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Agamemnon
[810] Argos first, as is right and proper, I greet, and her local gods who have helped me to my safe return and to the justice I exacted from Priam's town. For listening to no pleadings by word of mouth, 1without dissenting voice, they cast into the [815] bloody urn their ballots for the murderous destroying of Ilium; but to the urn of acquittal that no hand filled, Hope alone drew near. The smoke even now still declares the city's fall. Destruction's blasts still live, and [820] the embers, as they die, breathe forth rich fumes of wealth. For this success we should render to the gods a return in ever-mindful gratitude, seeing that we have thrown round the city the toils of vengeance, and in a woman's cause it has been laid low by the fierce Argive beast, [825] brood of the horse,2a shield-armed folk, that launched its leap when the Pleiades waned. Vaulting over its towered walls, the ravening lion lapped up his fill of princely blood.

For the gods then I have stretched out this prelude. [830] But, touching your sentiments—which I heard and still bear in memory—I both agree and you have in me an advocate. For few there are among men in whom it is inborn to admire without envy a friend's good fortune. For the venom of malevolence settles upon the heart and [835] doubles the burden of him who suffers from that plague: he is himself weighed down by his own calamity, and groans to see another's prosperity. From knowledge—for well I know the mirror of companionship—I may call a shadow of a shade [840] those who feigned exceeding loyalty to me.3Only Odysseus, the very man who sailed against his will, once harnessed, proved my zealous yoke-fellow. This I affirm of him whether he is alive or dead.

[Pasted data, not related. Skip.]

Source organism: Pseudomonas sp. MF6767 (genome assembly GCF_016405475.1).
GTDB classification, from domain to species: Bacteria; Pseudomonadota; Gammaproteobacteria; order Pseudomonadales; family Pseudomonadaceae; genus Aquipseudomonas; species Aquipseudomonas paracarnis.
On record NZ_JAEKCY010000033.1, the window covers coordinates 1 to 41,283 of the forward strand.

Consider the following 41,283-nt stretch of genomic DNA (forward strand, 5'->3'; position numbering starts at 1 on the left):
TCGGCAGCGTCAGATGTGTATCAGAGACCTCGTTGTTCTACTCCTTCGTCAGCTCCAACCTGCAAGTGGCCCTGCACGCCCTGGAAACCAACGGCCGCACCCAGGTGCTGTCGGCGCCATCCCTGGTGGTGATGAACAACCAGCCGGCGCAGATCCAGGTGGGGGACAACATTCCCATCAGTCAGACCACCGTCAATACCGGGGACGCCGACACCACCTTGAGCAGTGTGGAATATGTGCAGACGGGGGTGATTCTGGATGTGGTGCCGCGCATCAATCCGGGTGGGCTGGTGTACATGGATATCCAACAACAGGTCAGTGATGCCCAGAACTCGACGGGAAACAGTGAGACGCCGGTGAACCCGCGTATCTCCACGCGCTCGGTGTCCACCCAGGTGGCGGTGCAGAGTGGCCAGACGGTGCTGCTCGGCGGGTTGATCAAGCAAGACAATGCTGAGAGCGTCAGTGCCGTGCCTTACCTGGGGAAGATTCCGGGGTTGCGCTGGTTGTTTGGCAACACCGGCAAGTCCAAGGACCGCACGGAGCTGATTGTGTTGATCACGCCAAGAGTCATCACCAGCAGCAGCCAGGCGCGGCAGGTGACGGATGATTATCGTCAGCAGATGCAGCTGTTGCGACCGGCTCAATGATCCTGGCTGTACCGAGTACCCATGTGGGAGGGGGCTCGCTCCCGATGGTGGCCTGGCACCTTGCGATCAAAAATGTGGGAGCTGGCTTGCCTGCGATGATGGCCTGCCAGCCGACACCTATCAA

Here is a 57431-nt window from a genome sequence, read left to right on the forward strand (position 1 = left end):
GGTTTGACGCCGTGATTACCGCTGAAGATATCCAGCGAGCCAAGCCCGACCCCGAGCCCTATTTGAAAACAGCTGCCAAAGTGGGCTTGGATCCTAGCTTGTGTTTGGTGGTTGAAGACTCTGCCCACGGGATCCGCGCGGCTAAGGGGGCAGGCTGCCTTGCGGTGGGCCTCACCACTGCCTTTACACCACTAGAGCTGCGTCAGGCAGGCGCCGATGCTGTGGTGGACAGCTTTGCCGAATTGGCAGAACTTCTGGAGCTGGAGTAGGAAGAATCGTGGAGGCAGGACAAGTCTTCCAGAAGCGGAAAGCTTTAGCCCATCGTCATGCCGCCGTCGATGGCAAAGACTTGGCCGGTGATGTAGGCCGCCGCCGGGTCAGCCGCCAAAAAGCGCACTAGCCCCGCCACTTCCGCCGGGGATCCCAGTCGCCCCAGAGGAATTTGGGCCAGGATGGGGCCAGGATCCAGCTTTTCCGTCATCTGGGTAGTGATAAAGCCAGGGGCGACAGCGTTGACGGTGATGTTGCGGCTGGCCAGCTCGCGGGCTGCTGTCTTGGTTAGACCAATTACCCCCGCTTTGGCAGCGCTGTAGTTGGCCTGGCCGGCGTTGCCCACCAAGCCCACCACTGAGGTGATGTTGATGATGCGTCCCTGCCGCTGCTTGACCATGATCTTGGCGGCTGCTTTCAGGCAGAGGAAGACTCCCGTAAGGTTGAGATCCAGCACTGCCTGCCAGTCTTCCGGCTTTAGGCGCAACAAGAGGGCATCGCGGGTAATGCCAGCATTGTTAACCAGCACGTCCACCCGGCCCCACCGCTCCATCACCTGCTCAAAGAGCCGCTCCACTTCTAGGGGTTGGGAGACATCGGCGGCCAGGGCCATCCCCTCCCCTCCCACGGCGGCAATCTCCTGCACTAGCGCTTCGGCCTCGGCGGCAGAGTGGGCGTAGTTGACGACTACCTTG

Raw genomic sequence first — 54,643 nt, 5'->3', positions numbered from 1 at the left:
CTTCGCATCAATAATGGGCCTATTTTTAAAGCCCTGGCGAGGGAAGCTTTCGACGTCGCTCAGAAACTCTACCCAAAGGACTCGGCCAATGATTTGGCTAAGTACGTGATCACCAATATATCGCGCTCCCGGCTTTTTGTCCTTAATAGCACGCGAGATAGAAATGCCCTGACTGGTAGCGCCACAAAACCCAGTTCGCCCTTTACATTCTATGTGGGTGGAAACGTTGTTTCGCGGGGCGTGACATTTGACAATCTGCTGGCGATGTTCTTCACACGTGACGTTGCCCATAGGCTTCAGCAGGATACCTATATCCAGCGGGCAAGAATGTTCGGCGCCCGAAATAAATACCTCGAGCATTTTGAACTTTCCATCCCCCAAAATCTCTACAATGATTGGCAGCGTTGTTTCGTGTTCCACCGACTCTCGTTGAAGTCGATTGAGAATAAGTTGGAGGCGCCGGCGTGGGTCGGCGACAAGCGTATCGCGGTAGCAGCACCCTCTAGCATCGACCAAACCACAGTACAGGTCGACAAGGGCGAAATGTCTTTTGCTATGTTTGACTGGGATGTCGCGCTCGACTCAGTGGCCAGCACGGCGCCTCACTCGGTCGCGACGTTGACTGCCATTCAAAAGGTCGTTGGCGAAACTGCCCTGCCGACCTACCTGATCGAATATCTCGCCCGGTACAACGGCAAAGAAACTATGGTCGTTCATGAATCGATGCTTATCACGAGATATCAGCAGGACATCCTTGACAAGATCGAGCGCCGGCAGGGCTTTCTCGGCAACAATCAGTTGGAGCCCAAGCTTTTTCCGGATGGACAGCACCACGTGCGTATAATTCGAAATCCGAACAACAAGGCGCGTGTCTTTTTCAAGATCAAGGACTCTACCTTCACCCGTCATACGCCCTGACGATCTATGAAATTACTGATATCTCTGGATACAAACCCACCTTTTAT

But, for the rest, in what concerns the State and public worship, [845] we shall appoint open debates and consider. Where all goes well, we must take counsel so that it may long endure; but whenever there is need of healing remedy, we will by kind appliance of cautery or the knife [850] endeavor to avert the mischief of the disease.

And now I will pass to my palace halls and to my household hearth, and first of all pay greeting to the gods. They who sent me forth have brought me home again. May victory, now that it has attended me, remain ever with me constant to the end!He descends from his chariot; enter Clytaemestra, attended by maidservants carrying purple tapestries

1 “Not hearing pleadings from the tongue”—as if the Greeks and Trojans were waging war in words before a human court—but with divine insight of the true merits of the case.

2 The wooden horse.

3 This version takes ὁμιλίας κάτοπτρον to mean that companionship shows the true character of a man's associates. An alternative rendering takes κάτοπτρον in a disparaging sense—the semblance as opposed to reality—and makes κάτοπτρον, εἴδωλον and δοκοῦντας in apposition.

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hide References (2 total)
  • Commentary references to this page (2):
    • Sir Richard C. Jebb, Commentary on Sophocles: Philoctetes, 1025
    • Charles Simmons, The Metamorphoses of Ovid, Books XIII and XIV, 13.34
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